- Employees at major consulting firms such as Deloitte and PwC are burning out.
- Many have left their six-figure jobs because of mounting pressures to work 90-plus hours a week.
- Insider spoke with six current and former consultants who shared what work life is like right now.
- See more stories on Insider’s business page.
Management consultants are burning out, and some are quitting their six-figure jobs because of it.
The pandemic has forced consultants to adjust to a new lifestyle, one that involves no traveling, no face-to-face interactions at client sites, and an unspoken standard of clocking up to 100 hours each week. In response to employees’ symptoms of burnout, such as feeling depleted or being physically or emotionally drained, major consultancies are trying to build a more sustainable work model.
McKinsey, for example, added benefits such as free or discounted therapy. The company also has an employee resource group called Mind Matters that’s adding new mental-health resources for employees. PwC reduced meeting times by 25% and encouraged employees to cancel meetings on Fridays. And Boston Consulting Group has used similar strategies, a spokesperson said, such as cutting down one-hour meetings to 50 minutes.
Insider interviewed six current and former employees at management-consulting firms such as the Big Four and one of the MBB firms (which comprise McKinsey, Boston Consulting Group, and Bain) to learn more about how their lives have changed because of the pandemic. These consultants asked to remain anonymous for fear of jeopardizing their careers, but their identities are known and verified by Insider.
Associates and analysts represent the most junior employees at management consultancies, and they’re typically hired right after college or business school. These staffers work alongside senior associates to handle tasks such as analyzing financial statements, conducting market research, and building PowerPoint slides for client presentations. Projects at consulting firms are staffed on a project-by-project basis, which means junior employees often work with multiple teams and different managers throughout the year.
Only one out of the six people we interviewed said they achieved a better work-life balance over the past year. Four consultants we spoke with have quit their jobs in the past three months, and one took a temporary leave. The firms didn’t immediately respond to Insider’s request for comment.
A KPMG spokesperson said consultants worked an average of under 50 hours a week over the past year.
“During the pandemic, we’ve offered our people enhanced benefits including enhanced parental and caregiver support programs, educational support for children and mental health resources, as a result of feedback from ongoing surveys and focus groups,” the spokesperson said.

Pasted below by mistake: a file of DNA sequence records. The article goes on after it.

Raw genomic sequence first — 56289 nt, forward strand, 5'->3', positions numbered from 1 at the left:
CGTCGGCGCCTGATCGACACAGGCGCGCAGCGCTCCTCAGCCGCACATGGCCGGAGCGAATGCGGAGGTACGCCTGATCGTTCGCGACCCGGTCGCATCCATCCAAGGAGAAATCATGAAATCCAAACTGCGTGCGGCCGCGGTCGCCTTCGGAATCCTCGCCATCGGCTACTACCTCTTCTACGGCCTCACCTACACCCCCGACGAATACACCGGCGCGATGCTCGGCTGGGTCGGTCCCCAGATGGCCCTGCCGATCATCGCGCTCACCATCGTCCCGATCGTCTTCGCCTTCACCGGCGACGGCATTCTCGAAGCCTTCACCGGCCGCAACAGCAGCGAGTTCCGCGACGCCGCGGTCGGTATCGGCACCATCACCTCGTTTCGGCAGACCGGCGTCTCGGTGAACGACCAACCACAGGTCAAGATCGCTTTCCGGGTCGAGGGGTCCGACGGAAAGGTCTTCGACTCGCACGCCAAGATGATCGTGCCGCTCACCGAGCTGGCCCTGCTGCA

Here is a selection of the employees’ comments.
Comments from analysts were edited for length and clarity.
‘I started resenting the work I used to love’
“I’d work through dinner or right after dinner until 11 p.m. — and those were the good days. On my bad days, I was working till 2:30 a.m. during the pandemic.”
“I’d have a crazy week where I’d be clocking 80 hours, then I’d immediately book a vacation the next week. Then I kept repeating that routine, and people were okay with it. But I was so tired, and I just felt sick of the cycle.”
“Bonuses really got slashed because of COVID-19. And it wasn’t like I was going to be promoted again for at least another two years because I just got promoted. I just wondered why I was still doing this, because there wasn’t anything that was incentivizing me.”
“Before COVID-19, I was typically handling one client at a time. There weren’t a lot of engagements right at the beginning of the pandemic, so I’d get staffed on a few projects. Then all of a sudden, I’m now balancing a couple of different tasks for too many people, and it just all came crashing down.”
“I didn’t want to let my team down. I didn’t want to say it to someone higher up and tell them that I’m tired from all the workload, because they were also working late at night. I told myself to suck it up and just do the work like everyone else, but it got to a point where I started resenting the work I used to love.”
“My breaking point was probably in November, when I booked over 100 hours one week on a client project. It was my third Friday in a row working past 2 a.m. I skipped a dinner I was supposed to have with my friends. I brought my girlfriend to my parents’ house during one of those weekends, but I couldn’t even spend time with my family on a late Friday night because I was so busy working. I remember thinking it was just ridiculous.”
— A former senior associate at PwC who quit during the pandemic
‘The culture was already like this before the pandemic’
“These issues and culture problems were absolutely already like this before the pandemic. I knew going in that I’d have to work over 40 hours a week, and I was ready for that. But I didn’t know that it was going to be so competitive, that it was going to be so difficult to get staffed on projects, and that it would still be my fault if there weren’t enough projects for everyone to get staffed.”
“If I left after March 2020, I don’t think I would have been able to find a job the way that I did. I have heard from people I know and my friends who work at the Big Four that it’s just absolutely awful right now because they’re working from home, and they are just working really, really long hours.”
— A former management consultant at a Big Four firm who quit a month before the pandemic
‘There was literally a team member leaving every month’
“The workload before the pandemic was pretty manageable. But as soon as COVID-19 hit, working until 2 a.m. just became the new benchmark. People weren’t empathizing with the fact that I was sleep-deprived because they said there’s nothing else that I’d be doing anyway. Then came the layoffs, which created a lot of panic for people to keep working hard because they weren’t sure if they would be in the next round of layoffs.”